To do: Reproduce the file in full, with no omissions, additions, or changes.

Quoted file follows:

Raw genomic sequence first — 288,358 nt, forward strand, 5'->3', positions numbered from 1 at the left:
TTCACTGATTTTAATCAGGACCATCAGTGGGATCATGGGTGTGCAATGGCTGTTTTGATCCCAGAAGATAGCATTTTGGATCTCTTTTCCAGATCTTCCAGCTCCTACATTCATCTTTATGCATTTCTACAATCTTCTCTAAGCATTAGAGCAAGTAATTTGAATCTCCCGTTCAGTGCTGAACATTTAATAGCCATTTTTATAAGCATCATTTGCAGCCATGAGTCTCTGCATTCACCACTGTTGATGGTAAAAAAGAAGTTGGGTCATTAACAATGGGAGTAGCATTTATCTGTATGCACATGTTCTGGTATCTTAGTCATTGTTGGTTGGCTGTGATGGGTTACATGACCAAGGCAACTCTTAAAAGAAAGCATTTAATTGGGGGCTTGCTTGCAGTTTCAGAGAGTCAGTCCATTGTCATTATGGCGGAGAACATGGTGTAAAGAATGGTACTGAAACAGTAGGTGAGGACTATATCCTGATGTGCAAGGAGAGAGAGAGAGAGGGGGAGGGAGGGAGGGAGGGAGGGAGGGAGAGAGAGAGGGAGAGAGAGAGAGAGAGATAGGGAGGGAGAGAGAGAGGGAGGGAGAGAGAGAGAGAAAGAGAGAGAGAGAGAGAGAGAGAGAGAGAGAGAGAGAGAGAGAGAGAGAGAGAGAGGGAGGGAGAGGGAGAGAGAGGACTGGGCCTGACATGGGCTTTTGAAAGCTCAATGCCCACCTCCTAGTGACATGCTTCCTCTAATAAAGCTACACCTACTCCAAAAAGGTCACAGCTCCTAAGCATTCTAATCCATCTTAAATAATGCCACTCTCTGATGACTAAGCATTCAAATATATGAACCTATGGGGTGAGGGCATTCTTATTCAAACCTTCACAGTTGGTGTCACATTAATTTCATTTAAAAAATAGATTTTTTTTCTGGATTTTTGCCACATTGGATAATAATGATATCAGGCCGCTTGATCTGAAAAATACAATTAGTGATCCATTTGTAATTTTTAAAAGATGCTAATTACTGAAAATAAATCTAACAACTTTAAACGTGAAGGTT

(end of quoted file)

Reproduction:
Raw genomic sequence first — 288,358 nt, forward strand, 5'->3', positions numbered from 1 at the left:
TTCACTGATTTTAATCAGGACCATCAGTGGGATCATGGGTGTGCAATGGCTGTTTTGATCCCAGAAGATAGCATTTTGGATCTCTTTTCCAGATCTTCCAGCTCCTACATTCATCTTTATGCATTTCTACAATCTTCTCTAAGCATTAGAGCAAGTAATTTGAATCTCCCGTTCAGTGCTGAACATTTAATAGCCATTTTTATAAGCATCATTTGCAGCCATGAGTCTCTGCATTCACCACTGTTGATGGTAAAAAAGAAGTTGGGTCATTAACAATGGGAGTAGCATTTATCTGTATGCACATGTTCTGGTATCTTAGTCATTGTTGGTTGGCTGTGATGGGTTACATGACCAAGGCAACTCTTAAAAGAAAGCATTTAATTGGGGGCTTGCTTGCAGTTTCAGAGAGTCAGTCCATTGTCATTATGGCGGAGAACATGGTGTAAAGAATGGTACTGAAACAGTAGGTGAGGACTATATCCTGATGTGCAAGGAGAGAGAGAGAGAGGGGGAGGGAGGGAGGGAGGGAGGGAGGGAGAGAGAGAGGGAGAGAGAGAGAGAGAGATAGGGAGGGAGAGAGAGAGGGAGGGAGAGAGAGAGAGAAAGAGAGAGAGAGAGAGAGAGAGAGAGAGAGAGAGAGAGAGAGAGAGAGAGAGAGAGGGAGGGAGAGGGAGAGAGAGGACTGGGCCTGACATGGGCTTTTGAAAGCTCAATGCCCACCTCCTAGTGACATGCTTCCTCTAATAAAGCTACACCTACTCCAAAAAGGTCACAGCTCCTAAGCATTCTAATCCATCTTAAATAATGCCACTCTCTGATGACTAAGCATTCAAATATATGAACCTATGGGGTGAGGGCATTCTTATTCAAACCTTCACAGTTGGTGTCACATTAATTTCATTTAAAAAATAGATTTTTTTTCTGGATTTTTGCCACATTGGATAATAATGATATCAGGCCGCTTGATCTGAAAAATACAATTAGTGATCCATTTGTAATTTTTAAAAGATGCTAATTACTGAAAATAAATCTAACAACTTTAAACGTGAAGGTT